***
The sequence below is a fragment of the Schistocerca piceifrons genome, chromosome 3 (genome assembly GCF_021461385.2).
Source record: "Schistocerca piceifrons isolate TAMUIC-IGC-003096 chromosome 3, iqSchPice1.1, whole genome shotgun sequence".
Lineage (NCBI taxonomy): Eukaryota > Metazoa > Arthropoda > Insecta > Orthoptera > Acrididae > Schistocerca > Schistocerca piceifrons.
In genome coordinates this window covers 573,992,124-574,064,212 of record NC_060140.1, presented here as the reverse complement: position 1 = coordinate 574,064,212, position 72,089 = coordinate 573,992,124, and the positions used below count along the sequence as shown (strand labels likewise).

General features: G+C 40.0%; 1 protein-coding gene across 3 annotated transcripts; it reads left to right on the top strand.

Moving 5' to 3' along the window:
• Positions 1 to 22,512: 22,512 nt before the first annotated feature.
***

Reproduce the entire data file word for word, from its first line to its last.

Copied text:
The sequence below is a fragment of the Schistocerca piceifrons genome, chromosome 3 (genome assembly GCF_021461385.2).
Source record: "Schistocerca piceifrons isolate TAMUIC-IGC-003096 chromosome 3, iqSchPice1.1, whole genome shotgun sequence".
Lineage (NCBI taxonomy): Eukaryota > Metazoa > Arthropoda > Insecta > Orthoptera > Acrididae > Schistocerca > Schistocerca piceifrons.
In genome coordinates this window covers 573,992,124-574,064,212 of record NC_060140.1, presented here as the reverse complement: position 1 = coordinate 574,064,212, position 72,089 = coordinate 573,992,124, and the positions used below count along the sequence as shown (strand labels likewise).

General features: G+C 40.0%; 1 protein-coding gene across 3 annotated transcripts; it reads left to right on the top strand.

Moving 5' to 3' along the window:
• Positions 1 to 22,512: 22,512 nt before the first annotated feature.